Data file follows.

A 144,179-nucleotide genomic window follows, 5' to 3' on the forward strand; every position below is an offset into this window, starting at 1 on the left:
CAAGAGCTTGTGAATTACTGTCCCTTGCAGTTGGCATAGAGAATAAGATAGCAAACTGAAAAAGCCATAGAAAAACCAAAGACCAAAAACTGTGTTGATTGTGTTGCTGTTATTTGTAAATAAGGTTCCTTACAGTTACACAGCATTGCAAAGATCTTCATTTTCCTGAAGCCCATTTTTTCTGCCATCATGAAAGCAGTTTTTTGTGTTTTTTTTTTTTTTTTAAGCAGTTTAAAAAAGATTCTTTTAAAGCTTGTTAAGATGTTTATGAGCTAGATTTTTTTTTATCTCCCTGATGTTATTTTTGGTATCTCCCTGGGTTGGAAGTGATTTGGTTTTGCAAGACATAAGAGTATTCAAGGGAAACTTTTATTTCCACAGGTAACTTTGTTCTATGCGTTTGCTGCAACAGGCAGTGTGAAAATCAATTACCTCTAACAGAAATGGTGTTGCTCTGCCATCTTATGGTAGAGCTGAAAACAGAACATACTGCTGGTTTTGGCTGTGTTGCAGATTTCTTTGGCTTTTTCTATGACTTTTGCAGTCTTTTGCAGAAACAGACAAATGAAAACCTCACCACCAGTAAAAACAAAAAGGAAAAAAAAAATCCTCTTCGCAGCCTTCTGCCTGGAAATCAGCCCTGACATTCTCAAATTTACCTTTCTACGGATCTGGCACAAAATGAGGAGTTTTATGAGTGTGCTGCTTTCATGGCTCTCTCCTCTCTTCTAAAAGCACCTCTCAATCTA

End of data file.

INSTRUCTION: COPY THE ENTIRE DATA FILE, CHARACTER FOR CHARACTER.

A 144,179-nucleotide genomic window follows, 5' to 3' on the forward strand; every position below is an offset into this window, starting at 1 on the left:
CAAGAGCTTGTGAATTACTGTCCCTTGCAGTTGGCATAGAGAATAAGATAGCAAACTGAAAAAGCCATAGAAAAACCAAAGACCAAAAACTGTGTTGATTGTGTTGCTGTTATTTGTAAATAAGGTTCCTTACAGTTACACAGCATTGCAAAGATCTTCATTTTCCTGAAGCCCATTTTTTCTGCCATCATGAAAGCAGTTTTTTGTGTTTTTTTTTTTTTTTTAAGCAGTTTAAAAAAGATTCTTTTAAAGCTTGTTAAGATGTTTATGAGCTAGATTTTTTTTTATCTCCCTGATGTTATTTTTGGTATCTCCCTGGGTTGGAAGTGATTTGGTTTTGCAAGACATAAGAGTATTCAAGGGAAACTTTTATTTCCACAGGTAACTTTGTTCTATGCGTTTGCTGCAACAGGCAGTGTGAAAATCAATTACCTCTAACAGAAATGGTGTTGCTCTGCCATCTTATGGTAGAGCTGAAAACAGAACATACTGCTGGTTTTGGCTGTGTTGCAGATTTCTTTGGCTTTTTCTATGACTTTTGCAGTCTTTTGCAGAAACAGACAAATGAAAACCTCACCACCAGTAAAAACAAAAAGGAAAAAAAAAATCCTCTTCGCAGCCTTCTGCCTGGAAATCAGCCCTGACATTCTCAAATTTACCTTTCTACGGATCTGGCACAAAATGAGGAGTTTTATGAGTGTGCTGCTTTCATGGCTCTCTCCTCTCTTCTAAAAGCACCTCTCAATCTA